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Path

Find Your Own Path

I once had a writer friend whose entire writing routine was comprised of “rules” he’d learned from successful authors. He got up early to write because that’s what the successful authors did. He outlined on index cards because he’d read somewhere that certain successful authors did it that way. He used a certain kind of pen because some author declared it to be lucky. The list went on and on.

The thing was, very few of these routines worked for my friend. He was not an early riser by nature and hated getting up so early. He didn’t like to outline, felt it was stifling, but did it anyway. These things weren’t fun or useful for him, but he kept doing them because he believed that the only way to attain success was to follow what others had already done. He was trying to imitate the success of others rather than finding his own path.

 

If you look through history, though, (and not just that of writers and writing) you’ll find that the most successful people are usually the ones who did things their own way. Walt Disney, George Lucas, J.K. Rowling, and Steve Jobs are just a few examples of people who said, “Screw it,” to the conventional wisdom and went out and did things their own way. They didn’t follow the rules and rituals of others before them. They did what worked for them.

Doing what works for you is the only way to succeed. You have to work with your strengths, talents, and motivations. Someone else’s motivations and rituals are not yours. Sure, you may be able to derive some value from studying the “greats,” but ultimately you have to find your own path. Anything else just smacks of desperation and a lack of creativity on your part. Worse, readers, agents, and publishers will smell the desperation all over your work because it won’t be unique.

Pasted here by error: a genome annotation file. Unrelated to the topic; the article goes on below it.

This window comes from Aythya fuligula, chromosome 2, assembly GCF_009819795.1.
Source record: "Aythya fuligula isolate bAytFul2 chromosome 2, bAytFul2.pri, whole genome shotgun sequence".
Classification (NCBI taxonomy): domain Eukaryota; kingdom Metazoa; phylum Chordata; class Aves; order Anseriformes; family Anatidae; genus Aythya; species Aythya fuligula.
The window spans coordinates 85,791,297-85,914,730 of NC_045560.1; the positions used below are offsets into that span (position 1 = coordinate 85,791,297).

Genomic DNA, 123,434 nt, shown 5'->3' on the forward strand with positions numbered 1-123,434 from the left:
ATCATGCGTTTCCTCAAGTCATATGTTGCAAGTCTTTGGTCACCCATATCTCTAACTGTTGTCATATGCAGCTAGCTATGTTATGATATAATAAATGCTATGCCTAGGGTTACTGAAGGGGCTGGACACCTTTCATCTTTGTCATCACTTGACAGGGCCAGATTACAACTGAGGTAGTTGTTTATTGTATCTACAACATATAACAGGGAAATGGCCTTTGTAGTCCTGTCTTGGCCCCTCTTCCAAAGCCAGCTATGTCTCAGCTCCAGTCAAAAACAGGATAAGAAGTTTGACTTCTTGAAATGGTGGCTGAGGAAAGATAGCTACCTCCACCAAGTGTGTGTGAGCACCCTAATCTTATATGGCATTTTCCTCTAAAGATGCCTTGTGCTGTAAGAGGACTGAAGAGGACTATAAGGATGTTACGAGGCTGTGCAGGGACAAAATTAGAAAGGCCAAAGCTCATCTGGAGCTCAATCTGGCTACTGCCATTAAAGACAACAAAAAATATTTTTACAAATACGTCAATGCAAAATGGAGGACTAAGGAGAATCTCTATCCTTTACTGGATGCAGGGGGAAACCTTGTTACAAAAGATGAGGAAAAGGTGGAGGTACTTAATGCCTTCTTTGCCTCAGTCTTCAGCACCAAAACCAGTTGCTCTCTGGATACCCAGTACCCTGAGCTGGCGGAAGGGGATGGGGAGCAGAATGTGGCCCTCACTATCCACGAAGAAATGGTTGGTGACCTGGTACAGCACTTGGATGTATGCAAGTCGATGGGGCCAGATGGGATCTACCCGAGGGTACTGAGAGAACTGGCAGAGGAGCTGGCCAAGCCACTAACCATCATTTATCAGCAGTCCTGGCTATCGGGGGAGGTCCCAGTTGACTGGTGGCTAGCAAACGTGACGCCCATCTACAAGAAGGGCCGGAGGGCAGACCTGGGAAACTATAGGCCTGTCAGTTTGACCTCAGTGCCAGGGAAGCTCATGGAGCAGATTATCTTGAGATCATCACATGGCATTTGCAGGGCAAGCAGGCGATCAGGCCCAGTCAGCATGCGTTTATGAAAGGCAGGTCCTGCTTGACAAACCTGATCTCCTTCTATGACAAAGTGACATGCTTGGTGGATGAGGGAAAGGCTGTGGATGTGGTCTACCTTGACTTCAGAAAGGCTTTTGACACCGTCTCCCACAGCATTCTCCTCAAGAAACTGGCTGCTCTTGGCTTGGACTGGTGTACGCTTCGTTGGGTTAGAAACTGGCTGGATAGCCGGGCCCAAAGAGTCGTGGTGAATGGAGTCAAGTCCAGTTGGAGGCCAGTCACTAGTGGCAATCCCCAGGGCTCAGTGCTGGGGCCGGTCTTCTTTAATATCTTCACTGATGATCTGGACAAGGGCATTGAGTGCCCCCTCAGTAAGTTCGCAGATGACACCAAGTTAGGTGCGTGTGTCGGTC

This applies not only to your writing life, but also to what you choose to write. Don’t spend time chasing the hottest trends in plots and writing styles. By the time your work is ready for submission that fad will have rolled on. Write the story you have to tell, even if it’s not hot. Who knows? You might start the next big trend. Don’t be derivative, be yourself.

Sure, there are some rules you have to follow. You have to stick with basic grammar and structure (there are exceptions, but you have to be really, really exceptional to pull it off). You have to follow basic submission guidelines and rules if you want to be taken seriously. You have to act professional and meet your deadlines. But anything else is up to you to decide.

Don’t be derivative. Be Yourself

If you try to do what others have done, you just end up hemming yourself in with a set of rules and regulations that you don’t even need. When your schedule reads, “Get up early, outline on index cards, use a certain pen, and write exactly 1,000 words per day,” there’s no room for “you” to shine through. What happens if the work is going great and you want to write 2,000 words? What happens if you skip the outline? What if you never discover that you’re better off writing between 9 p.m. and midnight? There are enough rules in writing that you must follow. You don’t need to create an even smaller cage by following the rituals of others.

Find your own rituals. Embrace your personal quirks. Learn to love your best rhythm, even if it means writing all day long without a break. (Not advisable, but if it works…) Don’t believe people who tell you something can’t be done just because it’s never been done before. (Someone always has to be first.) Do what makes you the most comfortable. When you are comfortable, you’ll do your best work and it will be uniquely yours. When you’re imitating someone else, you’re doing just that: imitating. And that’s not the way to be successful.

 

(Photo courtesy of lhenry)

 

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